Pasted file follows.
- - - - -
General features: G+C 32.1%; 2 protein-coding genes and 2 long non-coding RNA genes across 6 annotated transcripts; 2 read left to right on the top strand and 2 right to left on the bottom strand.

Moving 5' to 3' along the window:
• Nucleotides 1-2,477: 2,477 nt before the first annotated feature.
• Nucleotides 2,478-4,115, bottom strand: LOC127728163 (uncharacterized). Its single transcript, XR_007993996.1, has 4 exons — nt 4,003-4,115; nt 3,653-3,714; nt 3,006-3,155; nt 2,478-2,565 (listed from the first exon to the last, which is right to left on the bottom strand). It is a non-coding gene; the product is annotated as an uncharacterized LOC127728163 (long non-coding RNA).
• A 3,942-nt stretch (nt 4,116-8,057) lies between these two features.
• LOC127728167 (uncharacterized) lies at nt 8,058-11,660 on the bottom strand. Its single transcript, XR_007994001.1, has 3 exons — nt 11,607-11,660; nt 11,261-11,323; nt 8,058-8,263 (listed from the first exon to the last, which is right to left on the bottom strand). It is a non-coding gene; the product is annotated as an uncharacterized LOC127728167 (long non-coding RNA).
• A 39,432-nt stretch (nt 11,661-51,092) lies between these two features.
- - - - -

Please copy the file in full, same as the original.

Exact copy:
General features: G+C 32.1%; 2 protein-coding genes and 2 long non-coding RNA genes across 6 annotated transcripts; 2 read left to right on the top strand and 2 right to left on the bottom strand.

Moving 5' to 3' along the window:
• Nucleotides 1-2,477: 2,477 nt before the first annotated feature.
• Nucleotides 2,478-4,115, bottom strand: LOC127728163 (uncharacterized). Its single transcript, XR_007993996.1, has 4 exons — nt 4,003-4,115; nt 3,653-3,714; nt 3,006-3,155; nt 2,478-2,565 (listed from the first exon to the last, which is right to left on the bottom strand). It is a non-coding gene; the product is annotated as an uncharacterized LOC127728163 (long non-coding RNA).
• A 3,942-nt stretch (nt 4,116-8,057) lies between these two features.
• LOC127728167 (uncharacterized) lies at nt 8,058-11,660 on the bottom strand. Its single transcript, XR_007994001.1, has 3 exons — nt 11,607-11,660; nt 11,261-11,323; nt 8,058-8,263 (listed from the first exon to the last, which is right to left on the bottom strand). It is a non-coding gene; the product is annotated as an uncharacterized LOC127728167 (long non-coding RNA).
• A 39,432-nt stretch (nt 11,661-51,092) lies between these two features.